Are you an accidental intra/entrepreneur?

I recently wrote a white paper and gave a webinar on behalf of Factiva on The Accidental Intrapreneur: Becoming the Knowledge Center CEO. They both look at the different approaches necessary for those of us who are running our own enterprises, whether within or outside a larger organization. (You can get a copy of the white paper here and you can download the slide deck for my webinar here.)

In both, I focus on the need for constant, effective communication, and that applies to any reluctant entrepreneur. So here is the super-distilled version of effectively communicating your value.

Are you sure you really know what your clients value?

I hear it all the time — Oh, of course I know what my clients value. I’ve been doing work for them for years! The fact that clients use your services doesn’t mean you are providing them with the highest-value (and, if you’re a solopreneur, highest-priced) service. Clients only ask you to do what they think you can do; they have no idea what else you could be providing them unless you tell them.

And the only way you can find out what they would value most is to conduct some Reality-Check Interviews. Yes, they take some time, but what you learn from them will enable you to create a competition-proof product or service that is fine-tuned to providing the highest value possible.

Reality-check interview questions that I have found effective in discovering that unique something that can set me apart include:

  • How do you prepare for a strategic decision?
  • What’s keeping you from achieving your most important goals?
  • What do you wish you knew about your stakeholders or competitors?
  • What information/research/analysis services would support you strategically?

And, to find out how to most effectively describe your services to prospective clients, ask:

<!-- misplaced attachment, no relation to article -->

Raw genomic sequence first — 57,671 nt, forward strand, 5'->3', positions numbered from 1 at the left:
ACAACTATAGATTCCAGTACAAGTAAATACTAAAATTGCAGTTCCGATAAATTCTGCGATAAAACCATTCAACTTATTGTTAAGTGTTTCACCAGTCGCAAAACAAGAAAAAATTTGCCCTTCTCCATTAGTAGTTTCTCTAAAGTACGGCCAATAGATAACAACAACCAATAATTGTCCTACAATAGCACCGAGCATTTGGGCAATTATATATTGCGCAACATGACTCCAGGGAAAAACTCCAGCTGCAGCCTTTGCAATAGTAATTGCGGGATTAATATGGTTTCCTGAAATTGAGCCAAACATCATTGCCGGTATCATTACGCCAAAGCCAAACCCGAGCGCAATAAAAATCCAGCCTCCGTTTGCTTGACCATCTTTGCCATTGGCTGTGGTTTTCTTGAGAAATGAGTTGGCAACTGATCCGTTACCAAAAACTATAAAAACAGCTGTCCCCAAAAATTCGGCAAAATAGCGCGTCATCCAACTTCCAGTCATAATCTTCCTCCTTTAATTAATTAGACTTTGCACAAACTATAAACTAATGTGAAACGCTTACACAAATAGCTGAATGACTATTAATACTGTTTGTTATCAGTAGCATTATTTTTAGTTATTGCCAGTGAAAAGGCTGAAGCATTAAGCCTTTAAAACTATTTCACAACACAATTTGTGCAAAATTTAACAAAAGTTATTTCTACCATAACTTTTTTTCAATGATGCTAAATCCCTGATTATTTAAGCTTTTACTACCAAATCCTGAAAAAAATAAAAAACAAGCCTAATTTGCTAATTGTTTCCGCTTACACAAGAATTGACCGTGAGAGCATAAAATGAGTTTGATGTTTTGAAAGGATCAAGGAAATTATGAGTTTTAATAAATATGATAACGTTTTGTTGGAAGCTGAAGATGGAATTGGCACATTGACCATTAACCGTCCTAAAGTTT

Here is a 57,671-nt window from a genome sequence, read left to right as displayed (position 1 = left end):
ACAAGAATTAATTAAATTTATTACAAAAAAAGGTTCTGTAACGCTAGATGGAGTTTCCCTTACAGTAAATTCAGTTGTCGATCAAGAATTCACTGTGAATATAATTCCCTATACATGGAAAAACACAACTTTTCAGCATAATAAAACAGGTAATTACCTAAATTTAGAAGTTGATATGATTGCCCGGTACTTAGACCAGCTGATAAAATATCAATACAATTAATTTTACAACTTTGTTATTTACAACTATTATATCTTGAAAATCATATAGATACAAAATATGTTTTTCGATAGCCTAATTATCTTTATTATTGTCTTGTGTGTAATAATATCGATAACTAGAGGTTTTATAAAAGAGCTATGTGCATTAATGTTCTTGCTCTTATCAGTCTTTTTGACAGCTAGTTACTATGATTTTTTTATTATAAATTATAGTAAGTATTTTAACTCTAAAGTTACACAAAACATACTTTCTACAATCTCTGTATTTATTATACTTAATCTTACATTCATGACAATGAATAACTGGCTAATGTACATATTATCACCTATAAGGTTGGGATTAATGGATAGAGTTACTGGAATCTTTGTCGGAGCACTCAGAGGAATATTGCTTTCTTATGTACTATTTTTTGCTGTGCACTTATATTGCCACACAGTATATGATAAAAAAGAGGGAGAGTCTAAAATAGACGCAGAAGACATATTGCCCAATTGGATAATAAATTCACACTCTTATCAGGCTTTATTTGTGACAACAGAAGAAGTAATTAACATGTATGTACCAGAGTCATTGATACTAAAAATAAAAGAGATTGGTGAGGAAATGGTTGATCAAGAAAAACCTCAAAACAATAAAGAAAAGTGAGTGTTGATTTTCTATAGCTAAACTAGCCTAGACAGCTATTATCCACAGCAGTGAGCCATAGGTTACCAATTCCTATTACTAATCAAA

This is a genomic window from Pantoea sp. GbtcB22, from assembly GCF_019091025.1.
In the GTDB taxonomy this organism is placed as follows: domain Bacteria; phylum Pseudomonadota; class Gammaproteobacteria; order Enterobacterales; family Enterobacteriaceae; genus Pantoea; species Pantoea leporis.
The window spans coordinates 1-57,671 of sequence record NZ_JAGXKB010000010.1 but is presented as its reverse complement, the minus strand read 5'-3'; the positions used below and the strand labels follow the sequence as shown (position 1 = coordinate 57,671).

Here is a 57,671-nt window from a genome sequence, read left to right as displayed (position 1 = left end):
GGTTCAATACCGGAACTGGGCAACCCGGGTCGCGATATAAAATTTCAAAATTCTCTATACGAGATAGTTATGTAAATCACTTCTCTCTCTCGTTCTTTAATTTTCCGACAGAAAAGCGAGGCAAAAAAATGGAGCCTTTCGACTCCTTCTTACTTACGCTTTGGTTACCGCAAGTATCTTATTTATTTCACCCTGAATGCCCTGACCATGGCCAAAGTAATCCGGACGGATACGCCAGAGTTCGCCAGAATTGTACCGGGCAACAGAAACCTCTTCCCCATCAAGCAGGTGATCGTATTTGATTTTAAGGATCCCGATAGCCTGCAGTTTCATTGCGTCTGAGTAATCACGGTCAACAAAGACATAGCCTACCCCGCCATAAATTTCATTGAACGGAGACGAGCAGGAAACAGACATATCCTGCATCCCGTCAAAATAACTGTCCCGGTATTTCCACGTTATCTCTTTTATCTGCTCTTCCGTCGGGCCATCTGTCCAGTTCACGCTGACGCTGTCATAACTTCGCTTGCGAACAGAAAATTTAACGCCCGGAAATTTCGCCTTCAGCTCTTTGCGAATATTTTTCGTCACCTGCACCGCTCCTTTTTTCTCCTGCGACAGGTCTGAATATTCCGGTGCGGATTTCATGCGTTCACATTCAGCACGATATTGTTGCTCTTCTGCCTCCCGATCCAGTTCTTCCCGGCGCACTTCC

• Why do you use my services now?
  • How would you describe my services to a colleague?

Pay attention to how they describe your value; I promise you you’ll hear something you didn’t expect.

Talk about WHY, not WHAT

When someone asks you what you do, it’s easy to talk about activity — what you do. But activity isn’t inherently valuable; what you do is important because it enables something else to happen next. Whenever entrepreneurs are asked what we do, we talk about our clients’ end results, not what specific things we did to enable those results.

Compare the focus and impact of these examples of answers to the question “What do you do?”:

I have access to unique online resources.
OR
I provide insights from experts.

I provide research services.
OR
I enable better decisions.

My expertise is in organizing information.
OR
I make critical research findable.

Think about the reason behind what you do for your clients — what they will be able to do because of your services — and talk about that instead of the specific activity that gets those tremendous results.

“But they don’t listen!!!”

There are times when it seems like you and your prospective clients are speaking different languages. You think you are telling them about the tremendous services you provide, and they aren’t responding by beating a path to your door. Whenever this happens to me, I know that the problem probably lies in one of these areas:

Your audience—WHO you are talking to. Are you sure you are getting the attention of people who need and value (and, if you’re a solopreneur, will pay for) your services?

Message—WHAT you say. Are you sure you are using compelling language that resonates with your market? Are you incorporating the language you picked up from your reality-check interviews?

Method—HOW & WHERE you say it. Are you getting your message out on a medium that your prospective clients are watching? Do your clients read newsletters? monitor Facebook? watch webinars? attend conferences? Have you asked them lately?

Timing—WHEN & HOW OFTEN you talk with your market. Are you in front of your prospective clients when they are paying attention to your message? Are they hearing from or about you frequently enough that your name is familiar to them?

Reflect on each aspect of your communication strategies — who, what, how, where, when and how often — and start modifying them until you get the results you want.

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